Изображения страниц
PDF
EPUB

XXIII.
Britain! To these, and such as these,

The river broad, and foaming seas
Which sever lands to mortals lefs renown'd,

Devoid of naval skill or might;

Those sever'd parts of earth unite :
Trade 's the full pulfe, that fends their vigour round.

XXIV.
Could, O! could one engrofing hand

The various streams of Trade command,
That, like the sun, would gazing nations awe;

That awful Power the world would brave,

Bold War, and Empire proud, his slave;
Mankind his subjects; and his Will, their law.

XXV,
Haft thou look'd round the spacious earth?

From Commerce, Grandeur 's humble birth:
To George from Noah, empires living, dead,

Their pride, their shame, their rise, their fall,

Time’s whole plain chronicle is all
One bright encomium, undesign’d, on Trade.

XXVI.
Trade springs from Peace, and Wealth from Trade,

And Power from Wealth ; of Power is made The God on Earth : hail, then, the dove of Peace!

Whose olive speaks the raging flood

Of war repress’d: what 's loss of blood ? War is the death of Commerce and Increase.

XXVII, Then

[ocr errors]

XXVII.
Then perish War!--Detested War!

Shalt thou make Gods ? light Cæsar's star?
What calls man fool so loud as this has done,

From Nimrod's down to Bourbon's line?

Why not adore too, as divine,
Wide-wasting storms, before the genial fun ?

XXVIII.
Peace is the Merchant's summer clear !

His harvest! harvest round the year!
For Peace with laurel every mast be bound;

Each deck carouse, each flag stream out,

Each cannon found, each sailor shout!
For Peace let every sacred ship be crown'd!

XXIX.
Sacred are ships, of birth divine !

An angel drew the first design ;
With which the Patriarch Nature's ruins bray'd:

Two worlds aboard, an old and new,

He safe o’er foaming billows flew :
The Gods made Human race, a Pilot, fav’d.

XXX.
How sacred too the Merchant's name !

When Britain blaz’d meridian Fame *;
Bright shone the sword, but brighter trade gave law;

Merchants in distant courts rever'd,

Where prouder Statesmen ne’er appear’d, Merchants Emballadors ! and Thrones in awe !

XXXI, 'Tis * In Queen Elizabeth's reign.

XXVI.
'Tis theirs to know the tides, the times;

The march of stars; the births of climes;
Summer and Winter theirs; theirs land and sea,

Theirs are the seasons, months, and years;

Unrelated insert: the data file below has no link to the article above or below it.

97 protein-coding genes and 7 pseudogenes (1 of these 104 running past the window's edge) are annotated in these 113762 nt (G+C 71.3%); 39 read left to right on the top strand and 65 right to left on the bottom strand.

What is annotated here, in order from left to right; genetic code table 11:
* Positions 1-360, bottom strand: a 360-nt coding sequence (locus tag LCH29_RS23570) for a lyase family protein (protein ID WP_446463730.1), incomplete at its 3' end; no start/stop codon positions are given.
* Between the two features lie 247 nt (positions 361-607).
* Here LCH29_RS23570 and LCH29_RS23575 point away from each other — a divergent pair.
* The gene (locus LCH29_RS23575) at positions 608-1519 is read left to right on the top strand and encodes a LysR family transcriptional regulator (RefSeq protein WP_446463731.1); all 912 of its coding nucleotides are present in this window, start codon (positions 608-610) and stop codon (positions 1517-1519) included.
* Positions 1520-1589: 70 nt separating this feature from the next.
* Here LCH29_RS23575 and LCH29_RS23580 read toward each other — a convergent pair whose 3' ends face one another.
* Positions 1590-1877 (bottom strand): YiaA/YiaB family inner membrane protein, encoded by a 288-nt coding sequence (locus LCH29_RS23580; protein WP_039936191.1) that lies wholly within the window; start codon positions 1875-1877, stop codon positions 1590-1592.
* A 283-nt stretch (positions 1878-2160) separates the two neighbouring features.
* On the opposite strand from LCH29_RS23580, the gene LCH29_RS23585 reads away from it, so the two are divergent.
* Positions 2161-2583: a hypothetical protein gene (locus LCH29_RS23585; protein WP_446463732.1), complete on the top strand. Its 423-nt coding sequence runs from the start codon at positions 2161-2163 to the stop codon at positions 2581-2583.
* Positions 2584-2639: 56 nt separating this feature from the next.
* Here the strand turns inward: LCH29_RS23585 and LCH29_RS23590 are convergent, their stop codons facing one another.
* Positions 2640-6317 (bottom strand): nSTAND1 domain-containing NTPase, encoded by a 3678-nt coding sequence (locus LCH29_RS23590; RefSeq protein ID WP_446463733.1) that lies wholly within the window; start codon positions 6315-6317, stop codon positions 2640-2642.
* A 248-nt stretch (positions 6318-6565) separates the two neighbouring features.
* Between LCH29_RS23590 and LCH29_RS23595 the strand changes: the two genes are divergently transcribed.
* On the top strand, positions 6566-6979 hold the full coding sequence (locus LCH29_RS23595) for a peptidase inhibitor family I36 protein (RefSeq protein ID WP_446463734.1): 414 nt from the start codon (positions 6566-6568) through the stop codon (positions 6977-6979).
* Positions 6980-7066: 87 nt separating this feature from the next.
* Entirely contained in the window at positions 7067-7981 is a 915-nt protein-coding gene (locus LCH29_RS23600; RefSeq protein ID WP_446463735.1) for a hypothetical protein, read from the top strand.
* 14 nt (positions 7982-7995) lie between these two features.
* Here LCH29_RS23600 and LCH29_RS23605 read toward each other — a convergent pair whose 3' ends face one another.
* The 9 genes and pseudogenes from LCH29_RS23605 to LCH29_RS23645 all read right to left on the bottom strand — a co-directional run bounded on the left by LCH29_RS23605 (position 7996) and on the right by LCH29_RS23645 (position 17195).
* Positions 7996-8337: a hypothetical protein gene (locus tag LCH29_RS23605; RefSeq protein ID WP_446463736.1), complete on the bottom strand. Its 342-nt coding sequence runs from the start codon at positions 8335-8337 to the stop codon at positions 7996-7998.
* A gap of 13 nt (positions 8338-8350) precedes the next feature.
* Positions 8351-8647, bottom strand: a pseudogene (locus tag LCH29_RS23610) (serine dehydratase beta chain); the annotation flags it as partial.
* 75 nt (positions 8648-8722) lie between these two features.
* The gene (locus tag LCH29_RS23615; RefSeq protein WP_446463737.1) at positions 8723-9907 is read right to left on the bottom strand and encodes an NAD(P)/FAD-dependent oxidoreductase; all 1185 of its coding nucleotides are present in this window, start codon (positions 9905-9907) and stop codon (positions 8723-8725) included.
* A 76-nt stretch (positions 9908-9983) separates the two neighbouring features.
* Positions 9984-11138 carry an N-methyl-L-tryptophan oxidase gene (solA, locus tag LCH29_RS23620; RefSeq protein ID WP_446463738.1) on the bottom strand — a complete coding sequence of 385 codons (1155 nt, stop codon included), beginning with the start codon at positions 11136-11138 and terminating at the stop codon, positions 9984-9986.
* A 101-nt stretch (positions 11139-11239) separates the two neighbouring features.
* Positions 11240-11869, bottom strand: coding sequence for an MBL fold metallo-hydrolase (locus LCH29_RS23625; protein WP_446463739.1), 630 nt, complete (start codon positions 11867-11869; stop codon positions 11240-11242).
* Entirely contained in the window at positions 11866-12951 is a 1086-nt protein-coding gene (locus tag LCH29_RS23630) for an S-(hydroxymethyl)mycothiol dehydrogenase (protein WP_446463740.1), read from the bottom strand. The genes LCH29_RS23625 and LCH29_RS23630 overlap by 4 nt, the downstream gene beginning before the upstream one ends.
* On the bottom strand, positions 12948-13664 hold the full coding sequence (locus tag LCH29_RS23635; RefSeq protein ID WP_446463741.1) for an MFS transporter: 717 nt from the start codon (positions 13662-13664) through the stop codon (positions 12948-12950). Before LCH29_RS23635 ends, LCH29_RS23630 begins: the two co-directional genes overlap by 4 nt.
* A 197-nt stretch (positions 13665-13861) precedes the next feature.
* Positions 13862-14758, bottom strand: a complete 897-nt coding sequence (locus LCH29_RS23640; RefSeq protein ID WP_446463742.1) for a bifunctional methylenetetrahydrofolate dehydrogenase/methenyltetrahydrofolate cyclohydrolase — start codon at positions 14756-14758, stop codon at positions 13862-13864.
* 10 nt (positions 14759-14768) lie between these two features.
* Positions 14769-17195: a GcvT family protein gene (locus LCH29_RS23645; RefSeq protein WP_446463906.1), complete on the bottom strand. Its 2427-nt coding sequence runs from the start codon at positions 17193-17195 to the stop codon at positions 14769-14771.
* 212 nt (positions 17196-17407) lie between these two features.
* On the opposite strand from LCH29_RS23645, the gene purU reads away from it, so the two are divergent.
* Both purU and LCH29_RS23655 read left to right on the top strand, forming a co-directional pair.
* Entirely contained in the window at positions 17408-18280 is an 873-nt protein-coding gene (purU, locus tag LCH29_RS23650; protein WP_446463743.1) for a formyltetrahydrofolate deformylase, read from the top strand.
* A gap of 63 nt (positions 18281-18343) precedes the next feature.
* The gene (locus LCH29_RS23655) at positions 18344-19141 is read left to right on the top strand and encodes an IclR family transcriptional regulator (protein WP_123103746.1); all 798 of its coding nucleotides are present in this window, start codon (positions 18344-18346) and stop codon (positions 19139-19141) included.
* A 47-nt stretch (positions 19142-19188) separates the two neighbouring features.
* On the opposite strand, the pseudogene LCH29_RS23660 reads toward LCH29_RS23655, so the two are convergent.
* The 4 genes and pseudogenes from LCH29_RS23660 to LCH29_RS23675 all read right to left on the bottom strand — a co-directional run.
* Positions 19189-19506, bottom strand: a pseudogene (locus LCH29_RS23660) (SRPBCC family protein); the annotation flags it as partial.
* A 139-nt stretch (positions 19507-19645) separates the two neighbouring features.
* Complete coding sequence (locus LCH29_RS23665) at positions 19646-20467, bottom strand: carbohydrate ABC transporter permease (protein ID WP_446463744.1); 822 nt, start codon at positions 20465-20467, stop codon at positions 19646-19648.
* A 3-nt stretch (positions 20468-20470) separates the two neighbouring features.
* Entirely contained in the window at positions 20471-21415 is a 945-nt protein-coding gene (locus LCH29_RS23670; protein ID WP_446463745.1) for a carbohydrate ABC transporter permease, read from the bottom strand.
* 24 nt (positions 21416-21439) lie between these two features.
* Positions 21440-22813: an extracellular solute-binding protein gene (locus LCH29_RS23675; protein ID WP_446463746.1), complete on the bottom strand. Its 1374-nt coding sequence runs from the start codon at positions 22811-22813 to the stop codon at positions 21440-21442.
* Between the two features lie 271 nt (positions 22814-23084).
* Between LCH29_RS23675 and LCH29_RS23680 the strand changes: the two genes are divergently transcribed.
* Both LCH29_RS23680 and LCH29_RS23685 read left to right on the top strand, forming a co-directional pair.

And each a different garland wears :-
O that my song could add Eternity !

XXXII.
Praise is the sacred oil that feeds

The burning lamp of god-like deeds;
Immortal glory pays illustrious cares :
Whither, ye
Britons ! are ye

bound? O noble voyage! glorious round ! Launch from the Thames, and end among the stars.

XXXIII,
If to my subje£t rose my soul,

Your fame should last while oceans roll:
When other worlds in depths of time shall rise,

As we the Geeeks of mighty name,

May they Britannia's fleet proclaim,
Look up, and read her story in the skies.

XXXIV.
Ye Syrens, fing; ye Tritons, blow;

Ye Nereids, dance; ye Billows, flow;
Roll to my measures, Oye Starry Throng!

Ye Winds! in concert breathe around;

Ye Navies ! to the concert bound
From Pole to Pole! To Britain all belong.

THE

THE MORAL.

The most happy should be the most virtuous. Of

Eternity. What Britain's arts should be. Whence
Navery.

I,
BRITAIN! thus blest, thy blessing know;

Or bliss, in vain! the Gods bestow;
Its end fulfil, means cherith, fource adore :

Vain swellings of thy foul repress;

They most may lose, who most pollefs; Then let bliss awe, and tremble at thy store.

II.
Nor be too fond of life at best,

Her chearful, not enamour'd guest :
Let thought fly forward; 'twill gay prospects give;

Prospects immortal! that deride

A Tyrian wealth, a Persian pride, And make it perfect fortitude to live.

[ocr errors]

O for Eternity! a scene

To fair adventurers serene !
O! on that sea to deal in pure renown!

Traffick with Gods! What transports roll !

What boundless import to the soul!
The poor man's empire! and the subjects crown!

IV. Adore

IV.
Adore the Gods, and plough the feas :

These be thy arts, O Britain! these.
Let others pant for an immerse command;

Let others breathe war's fiery God;

The proudest victor fears thy nod, Long as the trident fills thy glorious hand.

V.

Glorious, while Heaven-born Freedom lafts;

Which Trade's soft spurious daughter blafts; For what is Tyranny? A monstrous birth

From Luxury, by bribes caress’d,

By glowing Power in shades compress'd; Which stalks around, and chains the groaning earth,

THE CLOSE.

This subje£t now first sung. How sung. Preferable

to Pindar's subjects. How Britain should be sung

by All.

I.

THEE, Trade! I first, who boast no store,

Who owe thee nought, thus snatch from fore, The shore of Prose, where thou hast slumber'd long;

And send thy flag triumphant down

The tide of Time, to sure renown; bless my country! and thou pay'ft my fong.

II. Thou

« ПредыдущаяПродолжить »